Daniela, the youngest of the group, does not suffer from a typical mental illness. She was caught in a terror attack a few years ago in which she was seriously wounded and witnessed the horrible death of people around her, including friends with whom she had been talking moments before. Her physical wounds were healed, but her soul never really recovered from the trauma. Since she arrived at Hazon and joined the group of women, she found the strength to go to university, graduate in theater studies and participate in this project as assistant director to Brosh.

“When I am here, I am not only protected but empowered, and I feel that I can do things that even a short time ago I didn’t think I could do,” she says.

Five other women share the pain of an illness that at some point in their lives cut them off from their families and environment. “Most of them are on medication and have endured various periods of hospitalization,” says Pedaya. “Our aim is to bring them to the front line, where  the ‘healthy’ are. Think of this: We keep talking about the need for coexistence in our country and society. Coexistence between Arabs and Jews, between religious and secular, leftists and rightists. What about coexistence between the sick and the healthy? When we started with the drama workshop, our primary goal was not to prepare them for public performances but to give them tools for empowerment, for self-healing. But then we thought that there was no reason not to mix sick and healthy people – to create a space where healthy people and people struggling with illness could meet, talk, get together and coexist. In one of the cases, a large group of students and staff from the Mandel School came to visit and hear. They were so impressed, that after the show they all naturally sat with the women and talked and learned texts with them, just like in hevrutas in a beit midrash. I understood then that I was right in my approach.”

Orna is a mother of four. She is a young, attractive woman and has some of the major roles in the play. A quick glance at her wouldn’t reveal her years of struggle against her illness. Today, following the special empowerment program at Hazon, she has managed to take control of her life again. She is well dressed and made up, keeps in shape and, above all, is back on top of things in her family. “Nothing is easy,” she admits, “but the strength I receive here is something that enables me to take my life back in my own hands,” she smiles.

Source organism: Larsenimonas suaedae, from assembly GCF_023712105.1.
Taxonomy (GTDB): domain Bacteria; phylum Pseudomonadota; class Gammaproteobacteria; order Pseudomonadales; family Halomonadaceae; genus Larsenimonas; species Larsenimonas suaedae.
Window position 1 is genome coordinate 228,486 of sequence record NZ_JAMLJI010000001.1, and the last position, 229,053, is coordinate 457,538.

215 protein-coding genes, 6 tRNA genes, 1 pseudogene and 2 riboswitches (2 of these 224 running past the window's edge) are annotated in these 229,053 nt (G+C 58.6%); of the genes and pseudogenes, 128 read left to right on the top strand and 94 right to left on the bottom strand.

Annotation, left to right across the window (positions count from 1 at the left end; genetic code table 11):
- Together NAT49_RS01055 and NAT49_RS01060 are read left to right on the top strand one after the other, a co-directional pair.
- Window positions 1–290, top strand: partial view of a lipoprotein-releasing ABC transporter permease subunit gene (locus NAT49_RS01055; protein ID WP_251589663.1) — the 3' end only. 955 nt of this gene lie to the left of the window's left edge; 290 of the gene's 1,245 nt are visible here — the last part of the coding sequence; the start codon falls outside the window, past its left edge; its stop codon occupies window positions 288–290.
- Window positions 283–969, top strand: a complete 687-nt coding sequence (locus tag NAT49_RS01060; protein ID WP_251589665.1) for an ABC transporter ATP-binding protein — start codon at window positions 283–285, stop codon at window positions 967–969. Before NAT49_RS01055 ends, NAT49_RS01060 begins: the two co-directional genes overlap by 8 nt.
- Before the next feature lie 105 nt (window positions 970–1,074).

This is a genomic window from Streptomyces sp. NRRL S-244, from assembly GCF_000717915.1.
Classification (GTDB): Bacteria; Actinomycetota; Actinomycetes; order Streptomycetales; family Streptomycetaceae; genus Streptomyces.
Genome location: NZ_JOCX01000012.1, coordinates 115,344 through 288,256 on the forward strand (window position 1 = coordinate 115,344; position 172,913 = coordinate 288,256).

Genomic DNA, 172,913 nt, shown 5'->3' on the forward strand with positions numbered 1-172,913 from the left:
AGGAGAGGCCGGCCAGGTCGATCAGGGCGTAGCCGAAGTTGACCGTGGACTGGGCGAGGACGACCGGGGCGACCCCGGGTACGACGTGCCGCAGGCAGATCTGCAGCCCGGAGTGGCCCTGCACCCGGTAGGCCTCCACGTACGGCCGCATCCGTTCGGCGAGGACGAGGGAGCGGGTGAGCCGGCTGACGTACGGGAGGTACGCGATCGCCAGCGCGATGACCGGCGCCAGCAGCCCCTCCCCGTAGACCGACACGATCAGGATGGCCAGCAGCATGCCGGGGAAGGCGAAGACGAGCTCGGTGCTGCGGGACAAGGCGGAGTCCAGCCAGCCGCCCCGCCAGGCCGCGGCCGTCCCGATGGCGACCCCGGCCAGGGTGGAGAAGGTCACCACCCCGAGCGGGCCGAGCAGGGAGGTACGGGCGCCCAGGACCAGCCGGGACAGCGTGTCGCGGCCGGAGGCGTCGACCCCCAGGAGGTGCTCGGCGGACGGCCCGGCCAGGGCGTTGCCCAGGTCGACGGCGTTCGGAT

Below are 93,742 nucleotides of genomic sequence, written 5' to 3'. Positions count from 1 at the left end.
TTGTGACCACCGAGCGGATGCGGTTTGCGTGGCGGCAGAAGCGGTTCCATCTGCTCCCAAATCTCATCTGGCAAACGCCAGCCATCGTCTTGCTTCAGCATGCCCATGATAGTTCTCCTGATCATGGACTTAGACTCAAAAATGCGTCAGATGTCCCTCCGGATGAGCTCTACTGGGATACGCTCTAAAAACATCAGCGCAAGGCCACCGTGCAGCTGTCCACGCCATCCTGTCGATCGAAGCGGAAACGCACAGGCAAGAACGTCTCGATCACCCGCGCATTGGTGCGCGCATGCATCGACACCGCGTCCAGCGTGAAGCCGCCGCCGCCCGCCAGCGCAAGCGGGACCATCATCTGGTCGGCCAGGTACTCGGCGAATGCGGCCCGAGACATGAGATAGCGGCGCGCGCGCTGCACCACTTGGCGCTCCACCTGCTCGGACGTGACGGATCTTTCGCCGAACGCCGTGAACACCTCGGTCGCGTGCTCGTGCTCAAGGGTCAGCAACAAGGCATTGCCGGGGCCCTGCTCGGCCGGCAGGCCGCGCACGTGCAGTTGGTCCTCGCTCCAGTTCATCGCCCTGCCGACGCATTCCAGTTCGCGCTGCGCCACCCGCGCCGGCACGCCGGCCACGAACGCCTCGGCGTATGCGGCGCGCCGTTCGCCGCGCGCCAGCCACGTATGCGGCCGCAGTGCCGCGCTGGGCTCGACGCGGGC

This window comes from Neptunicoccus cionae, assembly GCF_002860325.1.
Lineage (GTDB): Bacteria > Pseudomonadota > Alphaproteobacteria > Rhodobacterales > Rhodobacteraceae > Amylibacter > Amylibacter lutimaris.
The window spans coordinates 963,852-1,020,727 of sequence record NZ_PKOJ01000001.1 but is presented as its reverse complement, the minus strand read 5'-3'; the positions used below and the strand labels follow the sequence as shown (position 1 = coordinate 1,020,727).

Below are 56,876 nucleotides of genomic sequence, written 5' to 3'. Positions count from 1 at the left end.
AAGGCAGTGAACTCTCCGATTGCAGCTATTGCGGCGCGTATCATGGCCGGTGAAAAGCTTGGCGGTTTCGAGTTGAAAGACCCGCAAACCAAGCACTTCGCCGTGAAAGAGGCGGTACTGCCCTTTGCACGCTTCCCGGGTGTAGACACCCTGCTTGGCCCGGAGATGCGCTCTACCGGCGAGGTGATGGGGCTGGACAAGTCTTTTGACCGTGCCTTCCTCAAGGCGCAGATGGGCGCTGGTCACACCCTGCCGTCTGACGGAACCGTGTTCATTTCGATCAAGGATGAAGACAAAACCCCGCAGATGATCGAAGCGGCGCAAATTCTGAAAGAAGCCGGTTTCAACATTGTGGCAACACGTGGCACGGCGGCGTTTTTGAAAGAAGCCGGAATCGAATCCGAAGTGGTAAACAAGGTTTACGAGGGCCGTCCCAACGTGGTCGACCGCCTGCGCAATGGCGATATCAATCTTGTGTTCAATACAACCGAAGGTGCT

Obviously, not all the women match Orna’s achievements. “Some of the women suffer from very serious mental illnesses, and not all of them get the support they should get from their families – which is a crucial issue – and their struggle is a never-ending one,” says Pedaya.

Shirley, the woman who was attacked by a drug addict, remarks, “I have created a blog. It gives me a great feeling of being able to use my intellectual capacities the best possible way besides my participation in the drama workshop here and, of course, in the play. It gives me a lot of strength – and hope.”

Pedaya’s method is based on her strong belief in the healing capacities of Jewish spirituality combined with art. “It is a rehabilitation process that legitimizes the use of tools and materials that originate in the Jewish roots. It is both a cultural path and a spiritual one. This has nothing to do with practicing religion but rather considering Judaism as a culture and looking into it to find the powerful healing tools in it. We use stories – the Ba’al Shem-Tov and Rabbi Nahman, whose personal lives serve as a beacon. It gives a lot of strength and touches people in pain. Our idea of healing is unique in that it doesn’t focus on the ill side of the personality but rather on the recovering aspect, assuming that this process of healing is a life-long process. And we do not put the ‘normal’ people in an advantaged position,” says Pedaya.

Besides the rehabilitation center Pedaya has also launched a New Spiritual Beit Midrash, which she heads. “It will serve as a special venue for learning and experiencing therapists interested in Judaism. The participants will also be invited to share their learning with the women of Hazon,” she says, adding that she invites “anyone who feels ready to experience Jewish spirituality, solidarity and is ready to be a part of such an empowerment endeavor to join us at Hazon.”